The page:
D2 dopamine receptor-mediated inhibition of a hyperpolarization-activated current in rod photoreceptors

D2 dopamine receptor-mediated inhibition of a hyperpolarization-activated current in rod... Abstract 1. Using the whole cell patch clamp method, we investigated the effect of dopamine on a hyperpolarization-activated current (Ih) in the inner segments of rod photoreceptors of the Xenopus retina. 2. Ih was elicited by hyperpolarizing voltage steps to -120 mV from a holding potential of -40 mV. Dopamine reversibly reduced Ih in a dose-dependent manner. Dopamine-mediated inhibition of Ih was blocked by the D2 dopamine antagonist sulpiride. 3. The D2 dopamine agonist quinpirole (0.1-20 microM) inhibited Ih whereas the D1 agonist SKF-38393 (100 microM) had no effect on Ih. Quinpirole-induced inhibition of Ih was blocked by sulpiride, but not by the D4 antagonist, clozapine. The D3 agonists (+/-)-7-hydroxy-2-dipropylaminotetralin hydrochloride and trans-7-hydroxy-2N-propyl-N-(3'-iodo-2'-propenyl)amino-tetralin maleate were, respectively, 5 and 100 times less effective than quinpirole in inhibiting Ih. 4. Quinpirole failed to reduce Ih when the internal solution contained GDP beta S (500 microM). Internal application GTP gamma S (300 microM) progressively and irreversibly reduced Ih and blocked a further reduction by quinpirole, indicating that the inhibition of Ih by quinpirole involves a G protein. 5. The inhibition of Ih by quinpirole was not affected by intracellularly applied adenosine 3',5'-cyclic monophosphate (cAMP) or by the protein kinase inhibitor H-7, indicating that a cAMP-mediated second messenger cascade does not participate in the dopamine-mediated inhibition. 6. Ih was not altered when the patch pipette contained a nominally Ca(2+)-free internal solution, but the inhibition of Ih by quinpirole was abolished, suggesting an involvement of Ca(2+) in the quinpirole-induced effect. 7. We conclude that a D2 dopamine receptor modulates Ih through the activation of a G protein and that intracellular Ca2+, but not cAMP, plays a key role in this process. 8. The reduction of Ih by dopamine may reduce the ability of rods to signal time-modulated light stimuli. Copyright © 1996 the American Physiological Society http://www.deepdyve.com/assets/images/DeepDyve-Logo-lg.png Journal of Neurophysiology The American Physiological Society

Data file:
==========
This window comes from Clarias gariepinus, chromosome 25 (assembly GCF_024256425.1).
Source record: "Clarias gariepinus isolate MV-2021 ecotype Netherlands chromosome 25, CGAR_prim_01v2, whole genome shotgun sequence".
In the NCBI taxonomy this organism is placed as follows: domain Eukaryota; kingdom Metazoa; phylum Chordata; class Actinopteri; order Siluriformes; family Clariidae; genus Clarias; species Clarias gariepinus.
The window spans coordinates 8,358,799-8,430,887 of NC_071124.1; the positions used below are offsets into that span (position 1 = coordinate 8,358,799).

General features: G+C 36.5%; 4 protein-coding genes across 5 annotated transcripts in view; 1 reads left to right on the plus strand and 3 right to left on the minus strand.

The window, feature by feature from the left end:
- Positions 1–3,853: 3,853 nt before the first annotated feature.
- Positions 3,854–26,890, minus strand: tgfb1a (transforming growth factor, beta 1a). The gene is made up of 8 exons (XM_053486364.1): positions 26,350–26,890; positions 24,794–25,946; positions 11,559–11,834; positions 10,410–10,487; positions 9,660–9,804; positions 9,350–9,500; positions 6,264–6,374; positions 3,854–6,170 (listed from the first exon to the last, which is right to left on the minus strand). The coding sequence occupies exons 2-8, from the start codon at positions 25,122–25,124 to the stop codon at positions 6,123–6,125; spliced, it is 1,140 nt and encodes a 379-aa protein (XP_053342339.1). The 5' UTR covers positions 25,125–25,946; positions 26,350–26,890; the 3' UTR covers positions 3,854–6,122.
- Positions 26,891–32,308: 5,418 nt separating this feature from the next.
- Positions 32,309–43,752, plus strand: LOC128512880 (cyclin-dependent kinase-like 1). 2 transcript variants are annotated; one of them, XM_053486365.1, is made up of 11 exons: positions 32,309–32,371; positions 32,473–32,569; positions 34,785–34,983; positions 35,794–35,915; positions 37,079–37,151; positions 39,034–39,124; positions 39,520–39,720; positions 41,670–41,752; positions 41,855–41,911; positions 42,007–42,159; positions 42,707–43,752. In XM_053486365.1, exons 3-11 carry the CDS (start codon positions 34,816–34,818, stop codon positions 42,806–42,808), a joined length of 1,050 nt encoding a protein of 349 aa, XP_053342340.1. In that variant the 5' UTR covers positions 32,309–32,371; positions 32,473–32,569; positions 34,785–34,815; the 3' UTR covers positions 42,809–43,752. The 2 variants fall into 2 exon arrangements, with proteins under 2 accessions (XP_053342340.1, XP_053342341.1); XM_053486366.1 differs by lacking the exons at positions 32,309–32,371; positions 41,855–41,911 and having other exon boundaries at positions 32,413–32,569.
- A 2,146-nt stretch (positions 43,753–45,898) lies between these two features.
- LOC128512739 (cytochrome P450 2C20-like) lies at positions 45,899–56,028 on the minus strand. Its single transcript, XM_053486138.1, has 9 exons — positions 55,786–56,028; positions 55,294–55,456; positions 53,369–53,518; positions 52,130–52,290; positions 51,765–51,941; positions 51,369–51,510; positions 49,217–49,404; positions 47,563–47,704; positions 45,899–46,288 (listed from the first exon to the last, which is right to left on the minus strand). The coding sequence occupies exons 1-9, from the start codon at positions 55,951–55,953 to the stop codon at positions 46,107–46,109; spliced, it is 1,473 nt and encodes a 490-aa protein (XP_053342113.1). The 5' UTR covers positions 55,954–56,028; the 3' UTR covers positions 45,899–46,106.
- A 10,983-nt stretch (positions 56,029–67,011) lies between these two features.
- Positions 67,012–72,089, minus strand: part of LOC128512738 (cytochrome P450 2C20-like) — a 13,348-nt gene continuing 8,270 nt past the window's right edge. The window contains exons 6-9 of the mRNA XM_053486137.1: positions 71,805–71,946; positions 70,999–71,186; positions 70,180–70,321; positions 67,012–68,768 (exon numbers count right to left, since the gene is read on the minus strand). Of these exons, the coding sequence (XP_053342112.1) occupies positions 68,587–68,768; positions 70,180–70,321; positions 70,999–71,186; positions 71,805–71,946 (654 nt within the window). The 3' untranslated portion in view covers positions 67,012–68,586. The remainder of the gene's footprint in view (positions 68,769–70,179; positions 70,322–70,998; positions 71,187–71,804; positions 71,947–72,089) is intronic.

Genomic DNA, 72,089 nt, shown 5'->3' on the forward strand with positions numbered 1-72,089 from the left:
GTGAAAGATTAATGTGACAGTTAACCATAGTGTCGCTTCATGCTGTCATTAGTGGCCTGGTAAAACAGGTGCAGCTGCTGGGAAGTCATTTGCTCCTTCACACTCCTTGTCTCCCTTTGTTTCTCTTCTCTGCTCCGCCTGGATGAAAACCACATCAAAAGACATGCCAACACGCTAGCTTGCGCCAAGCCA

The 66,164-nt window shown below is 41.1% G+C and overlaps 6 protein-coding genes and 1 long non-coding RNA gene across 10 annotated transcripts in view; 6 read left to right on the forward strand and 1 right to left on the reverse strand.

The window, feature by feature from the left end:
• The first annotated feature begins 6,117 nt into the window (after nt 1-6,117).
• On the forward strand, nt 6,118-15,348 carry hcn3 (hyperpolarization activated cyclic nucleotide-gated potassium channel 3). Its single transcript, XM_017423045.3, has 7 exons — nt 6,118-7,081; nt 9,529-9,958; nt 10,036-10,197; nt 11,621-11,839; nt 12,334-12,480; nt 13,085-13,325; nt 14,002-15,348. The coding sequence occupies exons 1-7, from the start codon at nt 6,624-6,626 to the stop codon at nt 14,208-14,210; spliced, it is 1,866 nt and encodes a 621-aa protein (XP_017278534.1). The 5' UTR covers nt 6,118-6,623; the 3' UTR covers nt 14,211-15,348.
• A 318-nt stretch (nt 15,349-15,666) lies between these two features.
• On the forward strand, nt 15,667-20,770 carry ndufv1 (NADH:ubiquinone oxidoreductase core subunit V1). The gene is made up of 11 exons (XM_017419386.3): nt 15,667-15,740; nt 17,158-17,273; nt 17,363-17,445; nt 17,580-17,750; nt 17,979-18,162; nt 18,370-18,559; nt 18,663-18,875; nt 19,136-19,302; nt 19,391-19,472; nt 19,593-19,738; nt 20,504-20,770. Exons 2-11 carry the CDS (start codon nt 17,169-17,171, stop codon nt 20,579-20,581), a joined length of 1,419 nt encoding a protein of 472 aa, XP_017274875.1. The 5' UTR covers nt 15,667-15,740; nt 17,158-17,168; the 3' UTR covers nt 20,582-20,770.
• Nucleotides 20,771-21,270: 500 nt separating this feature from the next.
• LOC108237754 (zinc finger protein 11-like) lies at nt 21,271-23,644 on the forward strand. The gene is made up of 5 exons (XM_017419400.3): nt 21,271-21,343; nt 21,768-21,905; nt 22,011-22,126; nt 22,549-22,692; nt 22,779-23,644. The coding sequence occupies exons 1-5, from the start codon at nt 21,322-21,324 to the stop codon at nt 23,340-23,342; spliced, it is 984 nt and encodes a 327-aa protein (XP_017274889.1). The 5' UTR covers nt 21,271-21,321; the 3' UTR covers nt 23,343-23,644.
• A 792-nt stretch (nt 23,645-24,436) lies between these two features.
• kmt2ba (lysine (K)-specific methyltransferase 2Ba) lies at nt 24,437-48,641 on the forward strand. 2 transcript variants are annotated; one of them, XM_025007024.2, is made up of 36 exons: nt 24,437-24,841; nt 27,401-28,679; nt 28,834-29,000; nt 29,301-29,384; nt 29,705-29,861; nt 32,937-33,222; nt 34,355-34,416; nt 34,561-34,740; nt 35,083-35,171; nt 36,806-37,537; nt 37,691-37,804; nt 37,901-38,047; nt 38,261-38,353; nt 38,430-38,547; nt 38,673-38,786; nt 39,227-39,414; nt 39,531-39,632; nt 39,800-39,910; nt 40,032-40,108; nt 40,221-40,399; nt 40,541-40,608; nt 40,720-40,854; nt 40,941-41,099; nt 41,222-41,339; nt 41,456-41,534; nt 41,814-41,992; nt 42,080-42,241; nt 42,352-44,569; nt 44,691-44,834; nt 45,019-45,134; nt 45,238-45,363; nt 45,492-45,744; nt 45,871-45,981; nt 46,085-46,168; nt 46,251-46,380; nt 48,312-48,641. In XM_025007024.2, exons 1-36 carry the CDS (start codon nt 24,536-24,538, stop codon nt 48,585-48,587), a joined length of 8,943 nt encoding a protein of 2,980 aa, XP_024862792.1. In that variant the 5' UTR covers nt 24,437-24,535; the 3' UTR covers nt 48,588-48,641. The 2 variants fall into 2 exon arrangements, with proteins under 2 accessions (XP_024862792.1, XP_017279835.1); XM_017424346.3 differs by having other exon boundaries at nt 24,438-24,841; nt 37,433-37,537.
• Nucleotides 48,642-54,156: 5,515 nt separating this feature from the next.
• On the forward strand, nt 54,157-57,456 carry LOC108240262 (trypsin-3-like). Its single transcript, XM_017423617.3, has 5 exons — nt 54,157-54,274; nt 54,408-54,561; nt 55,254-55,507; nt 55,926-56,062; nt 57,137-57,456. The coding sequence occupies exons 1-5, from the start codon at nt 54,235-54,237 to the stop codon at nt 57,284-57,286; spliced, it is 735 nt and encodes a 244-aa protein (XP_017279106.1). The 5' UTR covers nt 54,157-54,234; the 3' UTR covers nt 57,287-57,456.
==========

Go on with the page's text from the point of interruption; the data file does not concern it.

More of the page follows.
D2 dopamine receptor-mediated inhibition of a hyperpolarization-activated current in rod photoreceptors

Journal of Neurophysiology, Volume 76 (3): 1828 – Sep 1, 1996

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Publisher
The American Physiological Society
Copyright
Copyright © 1996 the American Physiological Society
ISSN
0022-3077
eISSN
1522-1598
Publisher site
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Abstract

Abstract 1. Using the whole cell patch clamp method, we investigated the effect of dopamine on a hyperpolarization-activated current (Ih) in the inner segments of rod photoreceptors of the Xenopus retina. 2. Ih was elicited by hyperpolarizing voltage steps to -120 mV from a holding potential of -40 mV. Dopamine reversibly reduced Ih in a dose-dependent manner. Dopamine-mediated inhibition of Ih was blocked by the D2 dopamine antagonist sulpiride. 3. The D2 dopamine agonist quinpirole (0.1-20 microM) inhibited Ih whereas the D1 agonist SKF-38393 (100 microM) had no effect on Ih. Quinpirole-induced inhibition of Ih was blocked by sulpiride, but not by the D4 antagonist, clozapine. The D3 agonists (+/-)-7-hydroxy-2-dipropylaminotetralin hydrochloride and trans-7-hydroxy-2N-propyl-N-(3'-iodo-2'-propenyl)amino-tetralin maleate were, respectively, 5 and 100 times less effective than quinpirole in inhibiting Ih. 4. Quinpirole failed to reduce Ih when the internal solution contained GDP beta S (500 microM). Internal application GTP gamma S (300 microM) progressively and irreversibly reduced Ih and blocked a further reduction by quinpirole, indicating that the inhibition of Ih by quinpirole involves a G protein. 5. The inhibition of Ih by quinpirole was not affected by intracellularly applied adenosine 3',5'-cyclic monophosphate (cAMP) or by the protein kinase inhibitor H-7, indicating that a cAMP-mediated second messenger cascade does not participate in the dopamine-mediated inhibition. 6. Ih was not altered when the patch pipette contained a nominally Ca(2+)-free internal solution, but the inhibition of Ih by quinpirole was abolished, suggesting an involvement of Ca(2+) in the quinpirole-induced effect. 7. We conclude that a D2 dopamine receptor modulates Ih through the activation of a G protein and that intracellular Ca2+, but not cAMP, plays a key role in this process. 8. The reduction of Ih by dopamine may reduce the ability of rods to signal time-modulated light stimuli. Copyright © 1996 the American Physiological Society

Journal

Journal of NeurophysiologyThe American Physiological Society

Published: Sep 1, 1996

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